Wednesday, April 23, 2014

How I Learned to Make Dolls (Plus an Unsolicited Plug for Wee Wonderfuls)

For my daughter's first Christmas, I really wanted to make her a doll. I'm not sure why this desire was so strong (although it was probably partly because we were kind of poor and partly because my friend Becky had just posted some doll hair tutorials and some really beautiful dolls that she'd made, and I wanted to be as cool as she is).

The problem was I couldn't really sew. All the tutorials you can find require some kind of knowledge of special stitches and junk like that, and I just couldn't quite figure out what they were talking about. I finally settled on a tutorial for a Black Apple doll for that first attempt. She was cute, but if you looked closely, she was barely holding together. The seams were shabby, the limbs were sewn on badly, I didn't know how to do a ladder stitch so I couldn't make the stitches invisible, etc. I made her a scarf to cover up the mistakes I made sewing her head on. Luckily, CB was only 5 months old and not very discerning.

Despite my only sort of successful attempt, I really enjoyed the process of turning unloved fabric scraps into something cute and lovable. I really wanted to learn to do it well, and I wanted to learn in time for the day when my daughter would have opinions about how they should look. A few months later, after reading lots of reviews and doing lots of searching around for something that I thought would be easy enough for my skill level without being boring,  I ordered Wee Wonderfuls: 24 Dolls to Sew and Love because it had some tutorials on how to do the actual stitches and had lots of different patterns so I could learn some different skills and hopefully start customizing a little someday.

Over the next few months I pulled out scraps here and there and put together a few toys that CB really loves.

 I had to make this bear by hand because I was afraid of trying to sew this fuzzy stuff in my sewing machine. He was made from the leftovers from the less-successful crib covers that I made for my daughter's crib so she wouldn't chew on it. (She still does, but she likes this bear, and the covers make it less evident that the crib looks like a beaver got to it.) He was much cuter when he was new than he is now. She chewed off his nose as well.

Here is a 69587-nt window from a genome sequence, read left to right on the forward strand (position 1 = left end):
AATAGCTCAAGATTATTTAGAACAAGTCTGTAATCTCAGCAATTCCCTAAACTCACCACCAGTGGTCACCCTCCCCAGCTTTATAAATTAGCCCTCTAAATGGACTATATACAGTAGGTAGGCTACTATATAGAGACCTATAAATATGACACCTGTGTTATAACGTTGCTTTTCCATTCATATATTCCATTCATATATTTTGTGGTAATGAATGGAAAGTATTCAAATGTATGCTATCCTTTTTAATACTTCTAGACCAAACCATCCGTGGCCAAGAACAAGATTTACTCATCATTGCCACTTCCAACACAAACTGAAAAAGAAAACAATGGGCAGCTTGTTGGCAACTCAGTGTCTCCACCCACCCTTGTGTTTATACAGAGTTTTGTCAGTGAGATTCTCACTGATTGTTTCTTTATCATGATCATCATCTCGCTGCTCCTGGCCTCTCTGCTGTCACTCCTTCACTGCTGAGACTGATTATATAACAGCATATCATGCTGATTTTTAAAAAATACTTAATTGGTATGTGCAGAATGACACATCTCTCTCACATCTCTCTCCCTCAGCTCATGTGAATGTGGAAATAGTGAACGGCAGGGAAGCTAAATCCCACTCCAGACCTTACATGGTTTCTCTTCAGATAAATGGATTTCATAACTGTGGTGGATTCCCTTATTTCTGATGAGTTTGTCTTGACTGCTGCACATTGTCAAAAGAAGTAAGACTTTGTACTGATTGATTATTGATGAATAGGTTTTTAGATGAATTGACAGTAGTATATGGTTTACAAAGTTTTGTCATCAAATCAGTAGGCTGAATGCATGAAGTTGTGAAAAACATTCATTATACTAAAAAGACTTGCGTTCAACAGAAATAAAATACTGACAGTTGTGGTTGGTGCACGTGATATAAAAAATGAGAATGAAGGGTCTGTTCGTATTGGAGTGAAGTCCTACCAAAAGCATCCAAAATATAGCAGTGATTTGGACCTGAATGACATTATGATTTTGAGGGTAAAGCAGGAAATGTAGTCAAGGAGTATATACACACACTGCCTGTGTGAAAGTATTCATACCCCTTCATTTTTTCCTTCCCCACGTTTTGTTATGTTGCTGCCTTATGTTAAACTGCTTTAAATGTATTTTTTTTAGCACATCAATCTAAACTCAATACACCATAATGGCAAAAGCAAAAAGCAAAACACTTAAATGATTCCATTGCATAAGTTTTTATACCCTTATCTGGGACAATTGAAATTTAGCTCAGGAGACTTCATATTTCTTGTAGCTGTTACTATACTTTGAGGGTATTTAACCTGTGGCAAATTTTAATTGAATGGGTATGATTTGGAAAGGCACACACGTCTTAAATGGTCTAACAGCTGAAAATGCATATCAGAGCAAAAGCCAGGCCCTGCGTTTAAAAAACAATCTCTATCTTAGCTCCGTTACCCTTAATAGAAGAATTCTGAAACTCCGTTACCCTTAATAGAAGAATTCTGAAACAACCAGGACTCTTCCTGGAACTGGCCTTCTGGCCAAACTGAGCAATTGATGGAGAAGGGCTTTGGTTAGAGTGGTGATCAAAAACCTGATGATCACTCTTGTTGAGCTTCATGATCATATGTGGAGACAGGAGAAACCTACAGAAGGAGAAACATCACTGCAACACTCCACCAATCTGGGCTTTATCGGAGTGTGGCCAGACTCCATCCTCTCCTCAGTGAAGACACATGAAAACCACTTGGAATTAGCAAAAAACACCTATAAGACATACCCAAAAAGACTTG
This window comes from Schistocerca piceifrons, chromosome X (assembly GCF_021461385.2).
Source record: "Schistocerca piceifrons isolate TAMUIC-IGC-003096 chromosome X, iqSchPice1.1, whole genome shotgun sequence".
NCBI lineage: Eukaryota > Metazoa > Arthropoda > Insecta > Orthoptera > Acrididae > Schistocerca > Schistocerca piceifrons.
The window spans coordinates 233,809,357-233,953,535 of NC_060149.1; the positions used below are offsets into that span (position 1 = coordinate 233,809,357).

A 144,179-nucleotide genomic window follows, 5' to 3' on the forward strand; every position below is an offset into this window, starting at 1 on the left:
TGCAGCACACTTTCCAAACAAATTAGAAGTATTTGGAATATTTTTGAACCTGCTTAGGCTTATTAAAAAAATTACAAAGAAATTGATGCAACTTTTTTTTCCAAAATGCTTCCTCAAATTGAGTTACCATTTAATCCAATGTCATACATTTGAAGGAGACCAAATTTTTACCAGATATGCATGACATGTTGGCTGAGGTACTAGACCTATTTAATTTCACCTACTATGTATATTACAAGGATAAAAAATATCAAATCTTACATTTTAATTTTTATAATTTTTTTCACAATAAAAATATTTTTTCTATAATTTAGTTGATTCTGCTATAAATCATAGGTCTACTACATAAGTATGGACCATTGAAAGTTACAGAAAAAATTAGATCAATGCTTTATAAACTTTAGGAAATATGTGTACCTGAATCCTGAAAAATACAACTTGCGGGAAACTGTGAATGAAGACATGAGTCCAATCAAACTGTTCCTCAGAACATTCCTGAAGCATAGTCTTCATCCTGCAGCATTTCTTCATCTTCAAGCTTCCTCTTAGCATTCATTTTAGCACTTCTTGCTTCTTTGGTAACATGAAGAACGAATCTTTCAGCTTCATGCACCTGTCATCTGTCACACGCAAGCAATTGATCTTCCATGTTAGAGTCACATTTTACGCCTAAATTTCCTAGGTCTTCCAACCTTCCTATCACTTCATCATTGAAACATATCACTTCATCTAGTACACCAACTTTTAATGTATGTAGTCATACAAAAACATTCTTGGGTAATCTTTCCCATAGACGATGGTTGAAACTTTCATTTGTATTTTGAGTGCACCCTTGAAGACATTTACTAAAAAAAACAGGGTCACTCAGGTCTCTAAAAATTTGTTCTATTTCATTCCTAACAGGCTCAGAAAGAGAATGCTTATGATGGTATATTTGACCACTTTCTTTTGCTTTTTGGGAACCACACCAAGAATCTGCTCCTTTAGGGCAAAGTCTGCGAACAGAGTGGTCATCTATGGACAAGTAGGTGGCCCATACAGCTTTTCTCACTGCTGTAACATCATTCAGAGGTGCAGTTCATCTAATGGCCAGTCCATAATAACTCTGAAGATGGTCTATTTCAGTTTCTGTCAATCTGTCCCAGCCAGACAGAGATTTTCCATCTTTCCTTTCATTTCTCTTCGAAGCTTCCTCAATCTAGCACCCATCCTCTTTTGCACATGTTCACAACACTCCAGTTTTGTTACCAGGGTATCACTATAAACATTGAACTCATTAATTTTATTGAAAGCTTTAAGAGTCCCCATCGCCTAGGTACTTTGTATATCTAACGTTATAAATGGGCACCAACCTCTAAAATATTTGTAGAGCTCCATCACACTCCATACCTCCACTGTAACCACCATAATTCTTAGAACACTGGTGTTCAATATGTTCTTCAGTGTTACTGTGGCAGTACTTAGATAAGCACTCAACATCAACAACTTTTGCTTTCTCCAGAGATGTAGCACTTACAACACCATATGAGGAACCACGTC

Kitty's face took a couple of attempts and her tiny dress was a struggle, but she is well-loved now, despite her terrible seams. I have re-attached her head and legs once, and the head is starting to look a bit loose again. 

These sleepover pals have crazy wide-set eyes, but they get hauled all over the place. CB gives them to her bigger dolls so they can have babies. 

So after I'd made a few of these projects, I really wanted something I could customize a bit more. I downloaded another pattern (again from Wee Wonderfuls because I'd had good luck with her patterns in the book and had been drooling over her amazing doll hair for more than a year) and made a doll to match CB's Easter dress using the scraps. 

A side note: sewing round things (like heads) is hard. Now that I've done three of these dolls it's a little less intimidating, but good heavens it was scary the first time. 

The tricky part about making a doll for a toddler is that they know before you even make it into an actual doll what the parts are going to be, and then they steal the doll before you are finished. I've given up on hiding this baby until Easter. 

Doing the doll hair is fast becoming my favorite part of this process. It's lots of painstaking pinning and stitching (which took some time to figure out, especially the first time around - eventually I kind of sewed out from the center like spokes of a wheel to do the back of the head) but I love the results and the process of making it come together.

I used this brief tutorial and many others I'd been reading on this website and others to get this hair style.  I was going for this look. 

Faces are still a work in progress for me. I didn't like how the ones on the pattern were turning out for me, so I did my own. I want to play with the look a little more, but my limited embroidery skills make trying out anything fancy on a finished doll when a mistake could ruin the whole thing pretty terrifying. 

After finishing CB's doll, I made these big sister/little sister dolls for a friend who has a 5 year old and is expecting another little girl. Keeping them away from CB was extra tricky. 

Little sister's hair came from this tutorial, big sister's from this picture, because by then I had kind of figured out how to make it work. My doll's hair turned out totally different because the yarn was a different texture, but I think I ultimately decided I like it. 

I never could decide whether or not these ladies needed noses, so in the end I left them off. 

CB is now in the throes of major stuffed animal love, and she ADORES these babies and animals, especially the latest one. She makes them dance and hauls them all over the house, and I love the feeling of knowing I made her something that she enjoys - especially because I made pretty much all of them out of leftover scraps from various projects my mom and I have worked on over the years. I like using little bits of old projects to make something new. 

Mostly though, I love that I can still learn new things. Three plus years out of college, sometimes it feels like I am stagnating, even though I know I'm learning a lot about taking care of children, and I still read and learn things every day. It's nice to feel like I can pick up a new skill just because I decide to do it, and I can create something that makes me and at least one tiny person happy, and I can make actual, visible progress at something. 

What new things are you learning to do? (And if you decide to learn to make dolls and want to talk about it, shoot me a comment or an email!) 

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